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Current Print Issue

Volume 109, Issue 3


The Right to a Glass Box: Rethinking the Use of Artificial Intelligence in Criminal Justice

Brandon L. Garrett & Cynthia Rudin

L. Neil Williams, Jr. Distinguished Professor of Law, Duke University School of Law and Faculty Director, Wilson Center for Science and Justice, Earl D. McLean, Jr. Professor of Computer Science, Electrical and Computer Engineering, Statistical Science, Mathematics, and Biostatistics & Bioinformatics, Duke University. 

Artificial intelligence (“AI”) increasingly is used to make important decisions that affect individuals and society. As governments and corporations use AI more pervasively, one of the most troubling trends is that developers so often design it to be a “black box.” Designers create AI models too complex for people to understand or they conceal how…

Apr 2024

Excuse 2.0 

Yehonatan Givati, Yotam Kaplan & Yair Listokin

Sylvan M. Cohen Professor at Hebrew University Law School, Professor at Hebrew University Law School, Deputy Dean and the Shibley Family Fund Professor of Law at Yale Law School. 

Excuse doctrine presents one of the great enigmas of contract law. Excuse allows courts to release parties from their contractual obligations. It thus stands in sharp contrast to the basic principles of contract law and adds significant uncertainty to contract adjudication. This Article offers a crucial missing perspective on the doctrine of excuse: the view…

Apr 2024

Forced Robot Arbitration 

David Horton

Martin Luther King Jr. Professor of Law, University of California, Davis, School of Law. 


Recently, advances in artificial intelligence (“AI”) have sparked interest in a topic that sounds like science fiction: robot judges. Researchers have harnessed AI to build programs that can predict the outcome of legal disputes. Some countries have even begun allowing AI systems to resolve small claims. These developments are fueling a fascinating debate over whether…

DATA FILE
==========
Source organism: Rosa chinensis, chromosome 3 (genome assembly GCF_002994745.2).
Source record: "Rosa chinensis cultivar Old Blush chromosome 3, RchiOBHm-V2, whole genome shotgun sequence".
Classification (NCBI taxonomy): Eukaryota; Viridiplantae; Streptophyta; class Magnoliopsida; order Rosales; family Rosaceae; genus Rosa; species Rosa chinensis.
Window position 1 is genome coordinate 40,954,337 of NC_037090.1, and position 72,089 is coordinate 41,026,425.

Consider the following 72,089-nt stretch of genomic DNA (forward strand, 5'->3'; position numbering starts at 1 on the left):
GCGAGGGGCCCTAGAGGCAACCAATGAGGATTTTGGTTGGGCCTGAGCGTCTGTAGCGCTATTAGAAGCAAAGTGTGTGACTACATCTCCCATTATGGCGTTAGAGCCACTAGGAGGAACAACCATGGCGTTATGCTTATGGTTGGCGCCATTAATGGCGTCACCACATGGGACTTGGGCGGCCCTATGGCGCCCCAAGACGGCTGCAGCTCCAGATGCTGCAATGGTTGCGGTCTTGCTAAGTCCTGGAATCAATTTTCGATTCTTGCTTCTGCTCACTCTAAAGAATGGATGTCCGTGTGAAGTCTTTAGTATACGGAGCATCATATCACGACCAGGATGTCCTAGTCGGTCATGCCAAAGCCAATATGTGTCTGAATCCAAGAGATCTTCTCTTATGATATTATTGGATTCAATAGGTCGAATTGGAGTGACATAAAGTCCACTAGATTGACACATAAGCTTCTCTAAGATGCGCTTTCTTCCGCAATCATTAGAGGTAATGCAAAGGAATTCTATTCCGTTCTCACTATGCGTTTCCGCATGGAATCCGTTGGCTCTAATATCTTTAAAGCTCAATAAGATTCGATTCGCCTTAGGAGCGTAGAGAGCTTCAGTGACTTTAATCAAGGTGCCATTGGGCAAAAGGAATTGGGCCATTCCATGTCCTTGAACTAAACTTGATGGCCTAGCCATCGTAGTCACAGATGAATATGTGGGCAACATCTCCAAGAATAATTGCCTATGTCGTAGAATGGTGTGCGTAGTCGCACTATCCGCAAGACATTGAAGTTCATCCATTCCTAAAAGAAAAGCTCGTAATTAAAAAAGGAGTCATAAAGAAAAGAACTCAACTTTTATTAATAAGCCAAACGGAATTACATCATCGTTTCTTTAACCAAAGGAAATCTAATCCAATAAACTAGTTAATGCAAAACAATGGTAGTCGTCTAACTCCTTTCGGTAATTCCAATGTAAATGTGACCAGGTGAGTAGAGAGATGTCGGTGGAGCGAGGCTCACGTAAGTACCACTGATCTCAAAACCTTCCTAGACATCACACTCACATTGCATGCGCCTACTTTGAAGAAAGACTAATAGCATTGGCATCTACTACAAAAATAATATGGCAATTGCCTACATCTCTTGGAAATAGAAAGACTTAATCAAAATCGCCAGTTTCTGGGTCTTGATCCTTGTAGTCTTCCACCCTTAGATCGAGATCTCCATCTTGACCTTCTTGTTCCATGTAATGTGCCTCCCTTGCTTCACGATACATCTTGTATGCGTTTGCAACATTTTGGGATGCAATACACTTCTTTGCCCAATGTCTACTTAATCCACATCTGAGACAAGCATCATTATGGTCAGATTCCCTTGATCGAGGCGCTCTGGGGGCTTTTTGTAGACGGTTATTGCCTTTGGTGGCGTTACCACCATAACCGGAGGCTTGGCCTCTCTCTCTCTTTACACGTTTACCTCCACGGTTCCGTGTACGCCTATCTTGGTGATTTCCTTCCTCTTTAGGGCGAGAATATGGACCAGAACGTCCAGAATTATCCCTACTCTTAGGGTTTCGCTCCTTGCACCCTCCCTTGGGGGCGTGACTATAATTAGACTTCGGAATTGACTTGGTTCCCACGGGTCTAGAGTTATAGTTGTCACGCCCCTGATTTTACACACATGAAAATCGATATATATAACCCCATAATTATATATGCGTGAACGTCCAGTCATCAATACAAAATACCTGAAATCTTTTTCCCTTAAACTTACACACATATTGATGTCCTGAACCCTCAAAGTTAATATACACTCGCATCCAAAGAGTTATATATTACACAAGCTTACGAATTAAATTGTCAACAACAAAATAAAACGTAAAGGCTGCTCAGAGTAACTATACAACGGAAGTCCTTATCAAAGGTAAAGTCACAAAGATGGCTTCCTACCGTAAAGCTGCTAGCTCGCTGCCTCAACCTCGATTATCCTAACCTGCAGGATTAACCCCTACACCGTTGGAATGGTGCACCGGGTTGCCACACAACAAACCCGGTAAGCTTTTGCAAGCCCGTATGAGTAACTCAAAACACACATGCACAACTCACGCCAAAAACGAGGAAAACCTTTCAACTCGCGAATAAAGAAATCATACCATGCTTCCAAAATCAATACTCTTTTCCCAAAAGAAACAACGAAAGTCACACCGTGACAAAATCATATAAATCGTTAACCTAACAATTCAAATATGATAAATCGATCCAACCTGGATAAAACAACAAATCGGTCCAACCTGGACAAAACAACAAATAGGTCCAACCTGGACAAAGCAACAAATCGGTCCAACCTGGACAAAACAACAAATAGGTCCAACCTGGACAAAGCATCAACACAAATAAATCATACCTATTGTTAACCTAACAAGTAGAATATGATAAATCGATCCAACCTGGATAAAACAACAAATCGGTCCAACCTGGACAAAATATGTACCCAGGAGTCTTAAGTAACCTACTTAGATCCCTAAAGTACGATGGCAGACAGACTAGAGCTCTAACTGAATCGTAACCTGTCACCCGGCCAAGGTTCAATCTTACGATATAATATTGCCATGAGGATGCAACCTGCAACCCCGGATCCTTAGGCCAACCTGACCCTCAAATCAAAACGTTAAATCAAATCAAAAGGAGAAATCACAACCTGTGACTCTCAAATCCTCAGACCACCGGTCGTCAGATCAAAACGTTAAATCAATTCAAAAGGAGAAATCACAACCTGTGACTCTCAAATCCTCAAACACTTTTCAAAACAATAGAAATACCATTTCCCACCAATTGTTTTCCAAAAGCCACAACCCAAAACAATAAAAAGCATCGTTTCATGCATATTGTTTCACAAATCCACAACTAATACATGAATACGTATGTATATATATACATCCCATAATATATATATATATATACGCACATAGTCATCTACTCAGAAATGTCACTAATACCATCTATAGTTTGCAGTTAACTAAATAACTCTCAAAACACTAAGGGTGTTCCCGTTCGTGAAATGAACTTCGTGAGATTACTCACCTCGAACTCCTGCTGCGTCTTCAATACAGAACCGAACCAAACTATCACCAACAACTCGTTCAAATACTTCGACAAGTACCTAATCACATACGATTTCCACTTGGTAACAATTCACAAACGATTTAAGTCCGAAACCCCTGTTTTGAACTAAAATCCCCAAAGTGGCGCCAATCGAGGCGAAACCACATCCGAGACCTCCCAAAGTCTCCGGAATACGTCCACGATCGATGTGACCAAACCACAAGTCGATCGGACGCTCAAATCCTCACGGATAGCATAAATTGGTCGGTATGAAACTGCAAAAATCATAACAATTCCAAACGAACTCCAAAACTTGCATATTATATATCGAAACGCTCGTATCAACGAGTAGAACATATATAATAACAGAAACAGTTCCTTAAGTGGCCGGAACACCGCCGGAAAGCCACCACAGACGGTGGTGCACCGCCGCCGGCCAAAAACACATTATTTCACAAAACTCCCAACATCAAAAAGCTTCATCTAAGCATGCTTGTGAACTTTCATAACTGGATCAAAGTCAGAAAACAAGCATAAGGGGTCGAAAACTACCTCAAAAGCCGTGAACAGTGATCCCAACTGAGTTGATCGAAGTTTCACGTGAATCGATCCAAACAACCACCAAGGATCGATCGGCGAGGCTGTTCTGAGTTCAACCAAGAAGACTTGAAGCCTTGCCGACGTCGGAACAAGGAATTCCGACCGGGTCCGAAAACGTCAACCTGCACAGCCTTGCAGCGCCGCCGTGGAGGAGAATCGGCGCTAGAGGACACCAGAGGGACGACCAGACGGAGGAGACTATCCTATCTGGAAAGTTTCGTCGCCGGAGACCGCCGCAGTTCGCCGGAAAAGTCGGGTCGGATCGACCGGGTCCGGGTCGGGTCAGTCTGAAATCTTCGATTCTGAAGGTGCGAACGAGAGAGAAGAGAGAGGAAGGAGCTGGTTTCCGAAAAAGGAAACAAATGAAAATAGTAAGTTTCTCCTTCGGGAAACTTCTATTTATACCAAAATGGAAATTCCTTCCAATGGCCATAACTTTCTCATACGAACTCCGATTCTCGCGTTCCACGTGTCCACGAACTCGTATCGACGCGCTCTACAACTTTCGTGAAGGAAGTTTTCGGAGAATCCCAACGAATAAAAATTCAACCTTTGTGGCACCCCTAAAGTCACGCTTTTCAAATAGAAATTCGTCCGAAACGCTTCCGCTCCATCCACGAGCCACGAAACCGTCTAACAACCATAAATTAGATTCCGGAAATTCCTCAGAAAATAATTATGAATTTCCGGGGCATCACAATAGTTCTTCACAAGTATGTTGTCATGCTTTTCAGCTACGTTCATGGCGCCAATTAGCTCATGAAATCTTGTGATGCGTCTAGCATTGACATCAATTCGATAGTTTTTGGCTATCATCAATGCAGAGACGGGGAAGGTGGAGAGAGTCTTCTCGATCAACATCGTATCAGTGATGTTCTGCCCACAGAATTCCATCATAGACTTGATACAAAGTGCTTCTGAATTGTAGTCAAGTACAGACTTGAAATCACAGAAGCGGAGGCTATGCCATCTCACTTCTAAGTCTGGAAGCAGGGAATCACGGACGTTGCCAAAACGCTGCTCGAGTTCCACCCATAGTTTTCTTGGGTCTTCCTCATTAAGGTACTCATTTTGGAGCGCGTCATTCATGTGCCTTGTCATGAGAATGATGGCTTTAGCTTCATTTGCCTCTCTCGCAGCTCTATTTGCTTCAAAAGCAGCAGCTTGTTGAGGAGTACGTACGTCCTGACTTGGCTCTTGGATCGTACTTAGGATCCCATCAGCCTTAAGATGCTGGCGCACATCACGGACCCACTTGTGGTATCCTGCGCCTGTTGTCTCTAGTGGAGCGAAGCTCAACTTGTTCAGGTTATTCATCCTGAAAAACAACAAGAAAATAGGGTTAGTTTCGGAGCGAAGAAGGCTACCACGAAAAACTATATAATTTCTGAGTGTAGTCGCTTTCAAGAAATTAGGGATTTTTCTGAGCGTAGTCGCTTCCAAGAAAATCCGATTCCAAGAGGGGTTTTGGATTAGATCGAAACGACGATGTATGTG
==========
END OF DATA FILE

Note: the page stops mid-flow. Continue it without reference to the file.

Apr 2024


Collective Disagreement: The Uneasy Interaction of the FLSA and FRCP 4(k) After Bristol-Myers Squibb

Ronahn Clarke

J.D. Candidate, Cornell Law School, 2024; B.A., Philosophy and Classical Civilization, Colby College, 2021. 


Across the country, due to a circuit split over the meaning of Federal Rule of Civil Procedure (“Rule”) 4(k), federal courts are enforcing the Fair Labor Standards Act (“FLSA”) inconsistently. This Note argues that, under the current state of the law, Rule 4(k) must be read to apply to out-of-state opt-in employee-plaintiffs’ claims and FLSA…

Apr 2024

Dependent Contractors? The Case for Giving Non-Competes a Central Role in Worker-Classification Tests Under Federal Law

Cameron Misner

 J.D. Candidate, Cornell Law School, 2024; B.A. in Political Science, University of Indianapolis, 2021. 

As legal commentators and policymakers have taken greater notice of the harms that covenants not to compete (“noncompetes”) cause workers, they have offered numerous policy proposals seeking to curb those harms. Indeed, the Federal Trade Commission proposed an outright ban on non-competes on January 5, 2023. None of these policy proposals have yet become law…

Apr 2024